By Jacqueline Davis
Give, and it shall be given to you: good measure and pressed down and shaken together and running over shall they give into your bosom. For with the same measure that you shall mete withal, it shall be measured to you again
LUKE 6:30 (Catholic Giving and Titling Guide)
There are many historically events that contributed to the philanthropic sector in Brazil. However, in this brief article, it will only focus on the religion and traditions in Brazil that have shaped philanthropic culture in Brazil. As well, lists some things that Brazil must do to improve in this sector. When looking at the present, you must look into the past to make changes for the future. Within the article, “The Future of Philanthropy in Brazil: Creating a More Diverse Sector,” it outlines the historically influences and barriers that Brazil has and continues to face within philanthropy. Firstly, the history of Brazilian philanthropy is closely linked to Roman Catholic faith and church. “Catholic societies, confrarias (brotherhoods), established voluntary organizations such as hospitals, orphanages and asylums, supported by endowments and donations.” (The Future of Philanthropy in Brazil: Creating a More Diverse Sector) The support from the church had been triggered during Brazil’s independence from Portugal. This independence created a required change in the government, military power and state control. This control and increase military power lead to abuse of power and human rights issues. Therefore, this prompted the church to react and create networks of support. This support network encouraged the Brazilian to create their own networks, like citizen organizations which essential lead to creating philanthropic organizations.
Brazil is no longer an underdeveloped country and has one of ten largest economies in the world however, the social inequalities and gap between the wealthy and poor has increased. “Brazil has amongst the highest income inequality in the world – with the richest 10% of Brazilians receiving 50% of the nation’s income, while the poorest 10% receive less than 1%. Brazilians also suffer from inequitable access to services like social welfare, and assets, particularly land.” (SubstainAbility) This gap makes it extremely difficult to find individuals who can be involved in the philanthropic sector. The inequality between the Brazilians is not however the only limitation in this sector.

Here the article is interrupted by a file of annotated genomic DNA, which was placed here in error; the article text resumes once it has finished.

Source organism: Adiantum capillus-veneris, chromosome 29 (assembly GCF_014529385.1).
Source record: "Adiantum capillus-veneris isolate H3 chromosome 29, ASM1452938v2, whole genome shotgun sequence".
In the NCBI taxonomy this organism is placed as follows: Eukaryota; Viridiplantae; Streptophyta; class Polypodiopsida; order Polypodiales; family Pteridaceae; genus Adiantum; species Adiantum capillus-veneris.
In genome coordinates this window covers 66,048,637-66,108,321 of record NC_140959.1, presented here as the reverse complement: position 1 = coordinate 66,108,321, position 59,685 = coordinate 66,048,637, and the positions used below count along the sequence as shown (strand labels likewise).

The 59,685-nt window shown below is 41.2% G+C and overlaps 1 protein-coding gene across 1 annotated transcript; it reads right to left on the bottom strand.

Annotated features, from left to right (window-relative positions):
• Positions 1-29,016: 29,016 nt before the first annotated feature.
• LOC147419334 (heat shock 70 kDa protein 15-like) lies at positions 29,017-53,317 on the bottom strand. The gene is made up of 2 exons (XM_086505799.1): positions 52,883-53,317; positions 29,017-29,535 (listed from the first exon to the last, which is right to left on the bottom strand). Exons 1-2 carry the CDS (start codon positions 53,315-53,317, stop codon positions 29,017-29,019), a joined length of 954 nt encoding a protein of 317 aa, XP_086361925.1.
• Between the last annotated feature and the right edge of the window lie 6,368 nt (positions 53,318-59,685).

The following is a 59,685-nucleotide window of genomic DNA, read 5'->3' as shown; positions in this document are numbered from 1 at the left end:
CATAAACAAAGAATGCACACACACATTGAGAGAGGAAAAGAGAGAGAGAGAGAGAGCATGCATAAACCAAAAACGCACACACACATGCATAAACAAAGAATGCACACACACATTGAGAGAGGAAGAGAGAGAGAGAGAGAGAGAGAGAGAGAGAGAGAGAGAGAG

Traditionally and presently, two ways in which Brazilians participate in giving and philanthropy would be through their religion as well as their traditions. Most Brazilians would agree that one of the best symbols that best characterizes their nation is “Carnival”. Carnival is a four-day long event full of music, dancing, costumes, bright colours, food and people from all around the world. “Carnival is symbolic of the national ethos because it plays to many of the dualities in Brazilian life: wealth and poverty, African and European, female and male. The key to carnival’s popularity is its break with and reversal of the everyday reality…Class hierarchies based on wealth and power are briefly set aside, poverty is forgotten, men may dress as women, leisure supplants work, and the disparate components of Brazilian society blend in a dizzying blaze of color and music.” (Countries and Their Cultures: Culture of Brazil) This tradition has allowed Brazilians to come together as one, regardless of status or class. Carnival breaks down the barriers and inequalities with the country and gives everyone an opportunity for fun. Carnival can also be concerned a form of philanthropy as it is a time for companionate and humanity.
“Brazil is the largest Catholic country in the world even though the percentage of Brazilians who belong to the Catholic Church has declined in recent years, down from 95 percent in the 1950s. Today about 73 percent of Brazilians identify themselves as Catholic but an unknown number are Catholics by tradition, not by faith.”(Countries and Their Cultures: Culture of Brazil) Catholics believe that, “it is important for all parishioners to understand that giving is not optional (it is actually one of the six precepts of the Church)” (Catholic Giving and Titling Guide) Therefore, Catholic Brazilians would be providing to a huge part of private sector, due to the Catholics having a large role in the organizations through the country.
The problem areas within the countries sector would be within the remainder of the organizations. For the remainder of the population that is not Catholic or even other organizations other than the religious ones, they are limited to corporate donations. These corporate organizations usually donate within its organization, which would benefit its own resources. Consequently, non-religious organizations are not getting enough support. Another barrier could be that there is no tax incentive for families and individuals to donate. Therefore, for Brazil to be more successful and enhance the philanthropic/private sector, it must determine what influences individuals to donate, provide a wide range of resources and organizations that will provide the diversity and strengthen the future of the sector.
There is much growth required throughout the Country of Brazil to progress forward and continue to develop and improve in the philanthropic sector. Historically, there were only a few organizations now there are millions. Here is a link to look at some; http://www.loc.gov/rr/international/hispanic/brazil/ resources/brazil-organizations.html